The closing party at the GSFF Photo: Andrew Robertson
Glasgow's 2015 Short Film Festival ended at its award ceremony, a highlight that saw deserved winners selected from a very strong programme. There were five awards in total, three jury prizes, including the new Channel 4 award for Innovation in Storytelling, and two audience awards. As capstone to the Festival the ceremony also included the top three from a Glasgow School of Art one minute film competiton, as well as films made as part of the GSFF 'Anijam', apparently the first Scottish one, where animated films were made in just 48 hours.
Festival apparatchik Morvern Cunningham wore sunglasses for much of the ceremony, not solely because of a whole-hearted embrace of the short-film celebrity champagne circuit but because of what appeared to be conjunctivitus - she was, however, as chirpy as she'd been throughout the week's events as she heckled Festival Director Matt Lloyd as he thanked his way through the litany of supporters that helped make the event possible. She also revealed a GSFF first, that the Every Wall A Screen event had provoked a riot van to turn up. The "fantastic volunteer team" were praised effusively, and the Glasgow Film Festival was thanked not least for upgrading the short festvial from "a sort of hallway" to "an actual office". Good spirits prevailed, not just for the winners, aided in no small part by Stewart Brewing's special edition GSFF15 Pale Ale.
Crowds gather for Every Wall Is A Screen Photo: Eoin Carey
The AniJam entrants were generally well-received, and it was pretty clear that many had taken advantage of a variety of free online sound and music resources. Incompetech.org deserve a mention not only as a music resource but also for their PDF graph paper generator. There was some great character design, a relatively subtle joke with a rock band that appeared to have been animated in poser, and absolute standouts in Nina & Flick, which followed a woman's adventures with an ambulatory light switch, and The Breath, whose painted backgrounds totally belied its time-constrained origins.
The one minute films were an interesting mix, including a piece called Degeneration that showed the influence of video artifacts on an image of Justin Beiber. Lawrence Chan, Jessica Hauser, and Chiara Chabri had produced interesting works, even in the minimal space afforded them.
Will Henderson and Ainslie Anderson's Monkey Love Experiments won the Channel 4 prize for Innovation in Storytelling, receiving praise for its mix of media. In Q&A at an earlier screening it was revealed that while NASA had provided archive audio, extracting footage was sufficiently difficult that the pair ended up rendering a Saturn V launch in Maya.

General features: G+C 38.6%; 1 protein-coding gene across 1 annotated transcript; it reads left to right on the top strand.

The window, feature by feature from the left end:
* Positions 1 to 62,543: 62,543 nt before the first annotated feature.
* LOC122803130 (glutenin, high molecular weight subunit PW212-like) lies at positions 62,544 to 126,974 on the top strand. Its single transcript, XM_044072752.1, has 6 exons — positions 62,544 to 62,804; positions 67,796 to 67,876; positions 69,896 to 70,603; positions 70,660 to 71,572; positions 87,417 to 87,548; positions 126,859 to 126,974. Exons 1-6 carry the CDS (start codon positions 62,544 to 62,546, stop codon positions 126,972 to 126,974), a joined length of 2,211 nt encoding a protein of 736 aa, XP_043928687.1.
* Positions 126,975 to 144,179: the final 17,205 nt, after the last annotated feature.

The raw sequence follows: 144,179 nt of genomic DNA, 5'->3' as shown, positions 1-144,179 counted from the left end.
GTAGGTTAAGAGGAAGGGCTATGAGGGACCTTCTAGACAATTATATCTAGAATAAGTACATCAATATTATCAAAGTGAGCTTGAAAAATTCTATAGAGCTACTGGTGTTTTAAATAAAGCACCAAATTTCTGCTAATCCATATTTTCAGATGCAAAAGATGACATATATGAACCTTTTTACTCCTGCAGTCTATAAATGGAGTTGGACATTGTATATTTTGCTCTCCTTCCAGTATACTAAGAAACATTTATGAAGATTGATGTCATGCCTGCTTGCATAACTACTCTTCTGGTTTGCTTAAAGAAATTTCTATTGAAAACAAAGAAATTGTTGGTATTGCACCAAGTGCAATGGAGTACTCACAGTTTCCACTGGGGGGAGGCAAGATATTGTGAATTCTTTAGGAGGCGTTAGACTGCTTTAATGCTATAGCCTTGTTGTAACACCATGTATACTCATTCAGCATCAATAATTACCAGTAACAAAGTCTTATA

Don Hertzfeldt's World Of Tomorrow won the International Audience Award, and Shipwreck won the Bill Douglas prize. Olha Reiter was the sole member of the jury still in Glasgow, and spoke of how fellow judge Daniel Wolf had "some prejudices about short films before, but after GSFF" had seen the "media could be perfect for some projects" and was intending to develop some projects in that direction. The judges praised the film's ability to provoke audiences to "feel, think, discuss". Daniel Knibbe could not be present, but in a short message expressed his thanks by doing a dance for the audience.
The Scottish Audience award went to Dropping Off Michael. Director Zam Salim was not in attendance, so the award was accepted by producer Catriona MacInnes and writer James Price. James was visibly stunned to have won, describing himself as "made up". In a later conversation he described it as "surreal", and like "somebody else's life". Though he's "wee Pricey from Springburn" he's also now an award-winning scriptwriter, and Eye For Film wishes him the best of luck.
The Scottish Short Film Award jury made special mention of Cailleach, describing it as "beautiful, moving", and a portrait of a lady with a fiercely "self-determinant way of life". Thanking the festival for "a great experience", Jorge Rivero (like Olha the only judge from his jury remaining in Glasgow) explained that after a "very funny and interesting discussion" the winner was Duncan Cowles' Directed By Tweedie. Duncan described himself as "absolutely delighted", not least because GSFF was the first festival to show one of his works just three years ago.